important part of a daily diet. The watermelon is rich in vitamins A, and C. It also contains vitamin B6 which the body uses for the production of energy. Watermelon is also a fruit that most people enjoy.watermelons are fruits that have vitamin a that makes our eyes look brighter and many more plus it gives us
carbohydrates for energy for the whole day!Watermelon is also a very concentrated source of the carotenoid, lycopene. Well known for being abundant in tomatoes and particularly well absorbed from cooked tomato products containing a little fat such as olive oil, lycopene is also present in high amounts in watermelon and mangoes.


A good fog lamp produces a wide, bar-shaped beam of light with a sharp horizontal cutoff (dark above, bright below) at the top of the beam, and minimal upward light above the cutoff. Almost all factory-installed or dealer-optional fog lamps, and a great many aftermarket units, are essentially useless for any purpose, especially for extremely demanding poor-weather driving. Many of them are too small to produce enough light to make a difference, produce beam patterns too narrow to help, lack a sufficiently-sharp cutoff, and throw too much glare light into the eyes of other drivers, no matter how they're aimed.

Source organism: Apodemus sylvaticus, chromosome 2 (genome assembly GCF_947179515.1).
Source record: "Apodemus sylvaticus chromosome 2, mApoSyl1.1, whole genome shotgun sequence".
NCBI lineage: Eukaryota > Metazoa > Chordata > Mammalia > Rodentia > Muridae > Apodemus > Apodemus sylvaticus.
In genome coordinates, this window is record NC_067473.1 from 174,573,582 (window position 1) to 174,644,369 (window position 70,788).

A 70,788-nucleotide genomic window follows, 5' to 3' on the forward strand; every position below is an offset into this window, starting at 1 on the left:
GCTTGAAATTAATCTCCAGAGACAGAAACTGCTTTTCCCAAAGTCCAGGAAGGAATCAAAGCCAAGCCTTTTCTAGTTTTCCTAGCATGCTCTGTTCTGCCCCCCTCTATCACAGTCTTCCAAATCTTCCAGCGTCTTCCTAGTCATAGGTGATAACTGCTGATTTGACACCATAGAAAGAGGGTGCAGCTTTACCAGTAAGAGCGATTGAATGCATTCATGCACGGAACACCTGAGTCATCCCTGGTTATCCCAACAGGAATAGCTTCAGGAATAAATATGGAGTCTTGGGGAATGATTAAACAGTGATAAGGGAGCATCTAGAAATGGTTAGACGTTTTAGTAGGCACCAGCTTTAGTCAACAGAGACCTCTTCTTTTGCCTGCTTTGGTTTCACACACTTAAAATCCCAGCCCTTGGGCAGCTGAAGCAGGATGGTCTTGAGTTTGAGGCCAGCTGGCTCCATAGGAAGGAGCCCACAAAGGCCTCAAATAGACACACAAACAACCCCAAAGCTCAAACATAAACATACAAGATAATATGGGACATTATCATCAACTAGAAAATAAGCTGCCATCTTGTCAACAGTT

Good (and legal) fog lamps produce white or Selective Yellow light, and use tungsten-halogen bulbs. Xenon or HID bulbs are inherently unsuitable for use in fog lamps, and blue or other-colored lights are also the wrong choice.
The fog lamps' job is to show you the edges of the road, the lane markings, and the immediate foreground. When used in combination with the headlamps, good fog lamps weight the overall beam pattern towards the foreground so that even though there may be a relatively high level of upward stray light from the headlamps causing glareback from the fog or falling rain or snow, there will be more foreground light than usual without a corresponding increase in upward stray light, giving back some of the vision you lose to precipitation.
When used without headlamps in conditions of extremely poor visibility due to snow, fog or heavy rain, good fog lamps light the foreground and the road edges only, so you can see your way safely at reduced speeds.